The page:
I then rebooted (where on this occasion with 5.14.11 kernel the reboot did not freeze) and I now plan to test with this newer setup.

    This is all much more 'cutting edge' than I normally use, so its fair to say that I am out of my comfort zone - but I think I am learning which is typically a good thing.
    Updated 12-Oct-2021 at 22:10 by oldcpu
  12. oldcpu's Avatar
    I finally got around to testing the bluetooth on this SUSE LEAP-15.3 install on my X1 Carbon Gen9.

    It works fine and synchronized with my old Bose Soundsport (bluetooth) wireless headphones (earbuds) with no problem.

    For information - these are the apps that were automatically installed as part of the LEAP-15.3 install relating to bluetooth:
    oldcpu@localhost:~> rpm -qa | grep blue
    I don't know exactly which of those are essential for the functionality - for as noted the default LEAP-15.3 install placed them all on the laptop SSD.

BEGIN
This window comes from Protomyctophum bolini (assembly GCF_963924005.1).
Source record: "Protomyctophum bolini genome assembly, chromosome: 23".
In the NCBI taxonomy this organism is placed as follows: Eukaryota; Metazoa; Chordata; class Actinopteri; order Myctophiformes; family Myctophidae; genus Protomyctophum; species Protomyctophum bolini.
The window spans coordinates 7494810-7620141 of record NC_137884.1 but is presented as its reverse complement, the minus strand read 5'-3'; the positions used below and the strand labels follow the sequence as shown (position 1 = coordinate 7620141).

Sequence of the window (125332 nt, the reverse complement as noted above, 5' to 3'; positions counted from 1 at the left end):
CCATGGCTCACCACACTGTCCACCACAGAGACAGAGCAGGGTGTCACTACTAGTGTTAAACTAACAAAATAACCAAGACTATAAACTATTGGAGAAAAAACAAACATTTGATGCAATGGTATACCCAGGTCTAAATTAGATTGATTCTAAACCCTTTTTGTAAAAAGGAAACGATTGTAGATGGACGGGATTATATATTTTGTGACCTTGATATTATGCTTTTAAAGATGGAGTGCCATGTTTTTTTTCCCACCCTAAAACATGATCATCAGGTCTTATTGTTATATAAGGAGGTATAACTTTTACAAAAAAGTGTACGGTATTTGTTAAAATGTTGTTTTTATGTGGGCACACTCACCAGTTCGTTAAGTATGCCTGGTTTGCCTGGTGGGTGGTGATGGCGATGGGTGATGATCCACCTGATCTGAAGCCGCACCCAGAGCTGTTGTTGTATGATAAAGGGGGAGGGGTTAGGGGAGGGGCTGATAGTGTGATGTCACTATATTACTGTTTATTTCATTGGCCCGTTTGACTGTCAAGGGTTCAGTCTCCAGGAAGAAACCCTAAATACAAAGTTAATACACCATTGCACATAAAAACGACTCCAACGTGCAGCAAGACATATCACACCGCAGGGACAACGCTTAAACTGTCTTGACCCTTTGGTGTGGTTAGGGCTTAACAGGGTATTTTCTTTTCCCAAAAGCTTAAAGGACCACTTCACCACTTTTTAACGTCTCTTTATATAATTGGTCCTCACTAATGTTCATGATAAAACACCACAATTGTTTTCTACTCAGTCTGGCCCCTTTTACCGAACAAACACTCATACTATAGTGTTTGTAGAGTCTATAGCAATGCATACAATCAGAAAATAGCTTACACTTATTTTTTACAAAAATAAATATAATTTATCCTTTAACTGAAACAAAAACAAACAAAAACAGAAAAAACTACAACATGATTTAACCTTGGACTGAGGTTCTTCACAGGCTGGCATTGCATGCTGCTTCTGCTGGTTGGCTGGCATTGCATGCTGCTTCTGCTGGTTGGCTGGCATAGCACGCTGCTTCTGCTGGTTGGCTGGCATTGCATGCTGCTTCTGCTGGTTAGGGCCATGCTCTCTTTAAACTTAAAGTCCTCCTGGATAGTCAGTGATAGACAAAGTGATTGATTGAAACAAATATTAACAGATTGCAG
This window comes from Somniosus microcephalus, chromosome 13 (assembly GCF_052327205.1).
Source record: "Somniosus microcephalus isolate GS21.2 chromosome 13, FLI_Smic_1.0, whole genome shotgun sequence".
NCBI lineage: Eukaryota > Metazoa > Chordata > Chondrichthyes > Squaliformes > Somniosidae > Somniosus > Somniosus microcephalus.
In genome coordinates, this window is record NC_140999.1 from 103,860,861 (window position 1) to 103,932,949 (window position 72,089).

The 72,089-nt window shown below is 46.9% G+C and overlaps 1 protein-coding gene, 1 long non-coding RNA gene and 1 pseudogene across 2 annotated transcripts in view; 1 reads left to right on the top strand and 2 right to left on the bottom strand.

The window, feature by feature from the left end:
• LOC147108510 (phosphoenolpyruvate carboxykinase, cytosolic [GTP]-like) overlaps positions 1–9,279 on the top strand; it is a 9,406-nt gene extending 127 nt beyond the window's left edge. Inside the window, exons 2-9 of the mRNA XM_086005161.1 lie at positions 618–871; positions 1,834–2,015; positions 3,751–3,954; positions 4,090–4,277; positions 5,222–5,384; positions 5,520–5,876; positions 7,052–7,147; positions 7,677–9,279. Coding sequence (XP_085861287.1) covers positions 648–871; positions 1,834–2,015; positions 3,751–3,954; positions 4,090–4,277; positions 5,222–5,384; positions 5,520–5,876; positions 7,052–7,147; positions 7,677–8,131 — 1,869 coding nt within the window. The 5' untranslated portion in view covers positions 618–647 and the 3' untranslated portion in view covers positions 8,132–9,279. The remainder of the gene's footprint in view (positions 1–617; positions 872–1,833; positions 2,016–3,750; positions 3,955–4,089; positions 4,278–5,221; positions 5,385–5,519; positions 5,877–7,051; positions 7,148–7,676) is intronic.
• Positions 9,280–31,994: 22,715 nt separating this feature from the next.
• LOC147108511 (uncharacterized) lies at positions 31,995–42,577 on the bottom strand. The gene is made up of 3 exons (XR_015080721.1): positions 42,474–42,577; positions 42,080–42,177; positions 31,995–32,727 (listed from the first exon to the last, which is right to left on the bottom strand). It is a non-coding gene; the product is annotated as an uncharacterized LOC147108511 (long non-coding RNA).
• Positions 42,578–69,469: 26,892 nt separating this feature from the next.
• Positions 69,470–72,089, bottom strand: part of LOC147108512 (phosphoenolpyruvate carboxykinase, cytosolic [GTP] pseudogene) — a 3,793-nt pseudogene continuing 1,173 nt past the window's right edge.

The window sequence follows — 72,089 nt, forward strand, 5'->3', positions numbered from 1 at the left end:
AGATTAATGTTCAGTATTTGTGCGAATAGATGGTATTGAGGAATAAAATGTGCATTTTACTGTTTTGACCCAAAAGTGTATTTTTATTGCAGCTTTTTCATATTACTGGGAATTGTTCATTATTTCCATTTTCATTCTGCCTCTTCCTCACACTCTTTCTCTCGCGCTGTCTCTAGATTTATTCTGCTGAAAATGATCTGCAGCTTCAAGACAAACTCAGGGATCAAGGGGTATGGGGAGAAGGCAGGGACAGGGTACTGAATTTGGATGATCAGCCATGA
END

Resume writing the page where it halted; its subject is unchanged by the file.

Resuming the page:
I'm quite happy that this worked immediately with no issue.
  13. oldcpu's Avatar
    Thunderbolt port

    I finally got around to testing the transfer speed on one of this Lenovo X1 Carbon Gen9 (running openSUSE LEAP-15.3) Thunderbolt ports. I did this with one Thunderbolt port receiving power and I connected the 2nd Thunderbolt port to an external "SanDisk External Portable SSD" - 500 GB device. Copying from the laptop to this external SSD, I obtain speeds of 310 MiB/sec.

    That is in contrast to the 80 MiB/sec I typically get when transferring files from an external USB-3 hard drive.